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Stressed? Learn to Recognize Your Triggers and Find Calm

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Stressed? Learn to Recognize Your Triggers and Find Calm

Want to live healthier?

Pay attention to your stress level. Studies show that managing stress can ward off problems such as high blood pressure and diabetes.

But keeping stress in check may not be easy. According to a survey by the American Psychological Association, stress levels are on the rise in Washington and nationwide.

Nearly half of Americans report experiencing increased stress over the past year, and roughly a third characterize their stress level as extreme. More adults say stress is affecting their health.

Not all stress is bad. In small amounts, it can help you overcome a fear or meet a deadline. Problems arise when stress morphs into worry that lasts too long and triggers your body’s warning system.

The number-one cause of stress nationwide, according to the APA report, is money, followed by the economy. Among Washingtonians, money anxieties and work demands top the list. Washingtonians are less likely than other Americans to stress out over relationships, family, and health problems but are more likely to fret about housing costs.

Carrie Holl, a psychologist in private practice in Dupont Circle and director of behavioral medicine at Georgetown, encourages patients to learn how to spot their stress responses—things such as headaches, muscle tension, back pain, upset stomach, irritability, rapid heartbeat, and forgetfulness. Next, she advises rating the anxiety level on a scale of 0 to 10: “If you’re above a 4 or 5, it’s time to manage the stress and bring it down a few notches before trying to deal with the task at hand.”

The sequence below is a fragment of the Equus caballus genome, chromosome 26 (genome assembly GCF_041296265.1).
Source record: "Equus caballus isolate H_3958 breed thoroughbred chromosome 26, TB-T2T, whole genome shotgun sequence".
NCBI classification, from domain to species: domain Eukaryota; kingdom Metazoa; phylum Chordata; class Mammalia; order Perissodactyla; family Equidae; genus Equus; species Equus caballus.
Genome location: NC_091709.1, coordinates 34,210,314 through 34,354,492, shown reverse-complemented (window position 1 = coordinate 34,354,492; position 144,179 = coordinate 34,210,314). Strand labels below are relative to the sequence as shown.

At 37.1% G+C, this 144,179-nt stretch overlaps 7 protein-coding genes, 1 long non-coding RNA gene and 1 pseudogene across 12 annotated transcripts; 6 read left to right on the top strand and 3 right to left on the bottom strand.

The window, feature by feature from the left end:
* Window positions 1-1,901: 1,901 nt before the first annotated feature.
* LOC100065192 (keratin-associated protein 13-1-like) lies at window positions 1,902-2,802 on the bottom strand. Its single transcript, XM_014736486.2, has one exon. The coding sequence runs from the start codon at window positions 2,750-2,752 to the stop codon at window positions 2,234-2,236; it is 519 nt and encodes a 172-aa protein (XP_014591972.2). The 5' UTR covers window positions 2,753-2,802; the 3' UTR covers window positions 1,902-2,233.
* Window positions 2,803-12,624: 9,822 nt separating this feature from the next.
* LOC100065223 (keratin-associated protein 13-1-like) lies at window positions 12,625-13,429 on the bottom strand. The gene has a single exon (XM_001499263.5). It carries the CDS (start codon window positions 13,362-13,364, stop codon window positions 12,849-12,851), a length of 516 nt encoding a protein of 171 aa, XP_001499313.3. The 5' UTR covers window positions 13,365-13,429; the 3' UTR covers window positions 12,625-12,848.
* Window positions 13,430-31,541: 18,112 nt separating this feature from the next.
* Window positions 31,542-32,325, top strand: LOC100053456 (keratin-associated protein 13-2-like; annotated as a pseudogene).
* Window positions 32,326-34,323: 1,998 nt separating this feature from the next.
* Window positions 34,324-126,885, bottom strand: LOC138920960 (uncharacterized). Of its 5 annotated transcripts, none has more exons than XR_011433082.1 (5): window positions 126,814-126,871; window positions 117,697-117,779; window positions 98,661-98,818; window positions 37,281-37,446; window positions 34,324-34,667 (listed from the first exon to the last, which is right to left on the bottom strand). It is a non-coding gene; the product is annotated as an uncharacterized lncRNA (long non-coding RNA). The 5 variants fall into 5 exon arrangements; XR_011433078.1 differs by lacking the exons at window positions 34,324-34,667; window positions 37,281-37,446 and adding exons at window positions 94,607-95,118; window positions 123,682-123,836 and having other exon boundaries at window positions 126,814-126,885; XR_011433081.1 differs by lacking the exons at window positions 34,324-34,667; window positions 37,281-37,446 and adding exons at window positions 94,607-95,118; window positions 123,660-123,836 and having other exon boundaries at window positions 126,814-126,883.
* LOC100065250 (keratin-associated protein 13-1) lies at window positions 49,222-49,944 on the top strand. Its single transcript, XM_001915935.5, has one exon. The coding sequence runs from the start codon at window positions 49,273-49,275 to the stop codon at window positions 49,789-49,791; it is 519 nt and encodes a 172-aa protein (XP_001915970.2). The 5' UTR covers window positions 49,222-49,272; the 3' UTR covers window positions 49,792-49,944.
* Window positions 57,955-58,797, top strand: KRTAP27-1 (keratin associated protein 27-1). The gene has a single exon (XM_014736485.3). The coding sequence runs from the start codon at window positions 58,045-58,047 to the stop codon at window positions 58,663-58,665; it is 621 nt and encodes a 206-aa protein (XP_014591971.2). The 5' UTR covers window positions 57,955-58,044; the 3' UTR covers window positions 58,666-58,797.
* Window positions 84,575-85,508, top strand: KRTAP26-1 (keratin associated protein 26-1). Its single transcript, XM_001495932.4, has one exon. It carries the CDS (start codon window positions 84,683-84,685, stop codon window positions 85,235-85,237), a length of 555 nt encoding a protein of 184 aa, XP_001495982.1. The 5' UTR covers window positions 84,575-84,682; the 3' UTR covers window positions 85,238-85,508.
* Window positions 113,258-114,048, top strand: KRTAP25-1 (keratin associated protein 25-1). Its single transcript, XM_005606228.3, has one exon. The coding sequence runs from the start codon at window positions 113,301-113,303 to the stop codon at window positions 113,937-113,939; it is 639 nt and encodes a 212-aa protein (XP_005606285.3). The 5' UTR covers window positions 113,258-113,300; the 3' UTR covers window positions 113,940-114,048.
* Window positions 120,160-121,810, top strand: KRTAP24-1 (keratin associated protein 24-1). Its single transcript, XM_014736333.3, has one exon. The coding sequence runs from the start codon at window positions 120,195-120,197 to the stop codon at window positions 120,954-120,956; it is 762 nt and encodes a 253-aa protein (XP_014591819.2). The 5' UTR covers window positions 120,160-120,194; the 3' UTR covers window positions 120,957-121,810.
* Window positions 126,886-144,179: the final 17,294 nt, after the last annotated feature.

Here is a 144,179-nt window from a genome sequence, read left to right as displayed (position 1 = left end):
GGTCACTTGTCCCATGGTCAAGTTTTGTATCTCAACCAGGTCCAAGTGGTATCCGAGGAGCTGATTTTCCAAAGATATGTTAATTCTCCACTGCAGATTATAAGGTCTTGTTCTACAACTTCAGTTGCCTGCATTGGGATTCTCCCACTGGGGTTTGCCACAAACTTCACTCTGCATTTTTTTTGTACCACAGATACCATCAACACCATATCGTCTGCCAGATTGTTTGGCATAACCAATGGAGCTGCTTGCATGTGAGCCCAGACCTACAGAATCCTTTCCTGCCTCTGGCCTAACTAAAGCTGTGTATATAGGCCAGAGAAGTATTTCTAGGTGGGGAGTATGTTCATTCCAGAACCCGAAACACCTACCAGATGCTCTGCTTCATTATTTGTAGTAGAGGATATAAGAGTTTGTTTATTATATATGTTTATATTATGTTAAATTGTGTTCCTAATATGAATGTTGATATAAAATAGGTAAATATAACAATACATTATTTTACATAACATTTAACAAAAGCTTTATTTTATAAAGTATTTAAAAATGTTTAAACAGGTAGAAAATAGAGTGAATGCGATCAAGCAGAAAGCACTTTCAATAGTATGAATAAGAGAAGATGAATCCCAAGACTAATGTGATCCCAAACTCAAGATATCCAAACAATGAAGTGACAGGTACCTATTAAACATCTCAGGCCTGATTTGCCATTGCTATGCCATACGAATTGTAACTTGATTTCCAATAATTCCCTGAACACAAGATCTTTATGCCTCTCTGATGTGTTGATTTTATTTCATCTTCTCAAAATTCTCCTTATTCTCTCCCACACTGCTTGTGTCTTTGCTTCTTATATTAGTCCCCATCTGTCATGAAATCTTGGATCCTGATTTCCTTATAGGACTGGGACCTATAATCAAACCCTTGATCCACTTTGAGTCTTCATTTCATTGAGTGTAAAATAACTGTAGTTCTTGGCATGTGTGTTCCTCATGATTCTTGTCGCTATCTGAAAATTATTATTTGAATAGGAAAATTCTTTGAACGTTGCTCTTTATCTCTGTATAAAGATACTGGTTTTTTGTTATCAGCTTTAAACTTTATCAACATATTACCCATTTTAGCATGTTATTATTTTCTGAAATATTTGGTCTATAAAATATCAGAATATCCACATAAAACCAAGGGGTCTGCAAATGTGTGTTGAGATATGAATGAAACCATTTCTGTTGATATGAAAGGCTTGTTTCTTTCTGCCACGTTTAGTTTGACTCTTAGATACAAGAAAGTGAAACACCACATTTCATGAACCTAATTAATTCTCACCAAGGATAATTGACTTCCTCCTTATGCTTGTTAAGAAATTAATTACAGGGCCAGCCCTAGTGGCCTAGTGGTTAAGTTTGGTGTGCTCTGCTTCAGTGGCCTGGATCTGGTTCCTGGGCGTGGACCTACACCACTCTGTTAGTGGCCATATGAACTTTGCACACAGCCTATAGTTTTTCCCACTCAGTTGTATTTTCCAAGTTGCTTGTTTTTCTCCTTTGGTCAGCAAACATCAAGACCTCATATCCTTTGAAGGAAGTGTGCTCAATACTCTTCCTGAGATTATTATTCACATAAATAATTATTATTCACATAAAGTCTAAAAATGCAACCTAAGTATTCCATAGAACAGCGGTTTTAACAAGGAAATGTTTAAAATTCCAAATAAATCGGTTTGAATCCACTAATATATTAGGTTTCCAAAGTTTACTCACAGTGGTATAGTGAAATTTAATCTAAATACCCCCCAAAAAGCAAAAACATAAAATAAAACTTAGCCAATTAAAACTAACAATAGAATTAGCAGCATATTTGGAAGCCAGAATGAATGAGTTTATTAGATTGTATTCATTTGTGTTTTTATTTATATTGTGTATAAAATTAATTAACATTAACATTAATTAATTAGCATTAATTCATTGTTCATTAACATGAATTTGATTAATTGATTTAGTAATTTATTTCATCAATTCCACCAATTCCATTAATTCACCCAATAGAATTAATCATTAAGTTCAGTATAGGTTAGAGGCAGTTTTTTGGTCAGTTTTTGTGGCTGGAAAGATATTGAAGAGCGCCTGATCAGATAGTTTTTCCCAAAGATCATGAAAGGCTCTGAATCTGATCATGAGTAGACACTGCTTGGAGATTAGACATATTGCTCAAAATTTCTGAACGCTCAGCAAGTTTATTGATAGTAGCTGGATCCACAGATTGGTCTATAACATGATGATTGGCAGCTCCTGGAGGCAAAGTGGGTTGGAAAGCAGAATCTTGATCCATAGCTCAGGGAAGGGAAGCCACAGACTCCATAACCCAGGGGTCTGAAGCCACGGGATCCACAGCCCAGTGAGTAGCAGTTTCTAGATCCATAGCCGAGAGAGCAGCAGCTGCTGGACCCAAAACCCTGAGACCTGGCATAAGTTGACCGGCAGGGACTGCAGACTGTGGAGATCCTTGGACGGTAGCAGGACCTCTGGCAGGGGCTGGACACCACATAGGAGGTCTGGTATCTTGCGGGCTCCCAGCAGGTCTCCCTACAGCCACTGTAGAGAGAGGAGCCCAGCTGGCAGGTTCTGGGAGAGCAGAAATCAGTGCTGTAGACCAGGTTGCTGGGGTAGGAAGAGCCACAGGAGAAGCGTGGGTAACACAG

Meditating, taking a walk, playing a sport, talking with a friend, reading a book, and listening to music are healthy ways to manage stress. Drinking, smoking, overeating, shopping, and gambling usually are unhealthy. They may numb feelings, but they don’t address the source of the stress.

Controlling stress is a learned behavior. The APA recommends these steps:

• Understand how you experience stress, particularly how it changes your thoughts and behaviors.

• Identify the source: What events or situations trigger your stress? Are they related to family, children, health, money, or something else?

• Recognize how you deal with it: Determine whether you’re engaging in unhealthy behaviors as a means of coping.

• Take care of yourself: Eat right, get enough sleep, and exercise regularly.

• Reach out: Talk to a friend. If you continue to feel stressed, consider seeing a professional. Says Holl: “If a person feels like their quality of life is diminished, it’s important to consider seeing someone.”

This article first appeared in the July 2009 issue of The Washingtonian. For more articles from that issue, click here.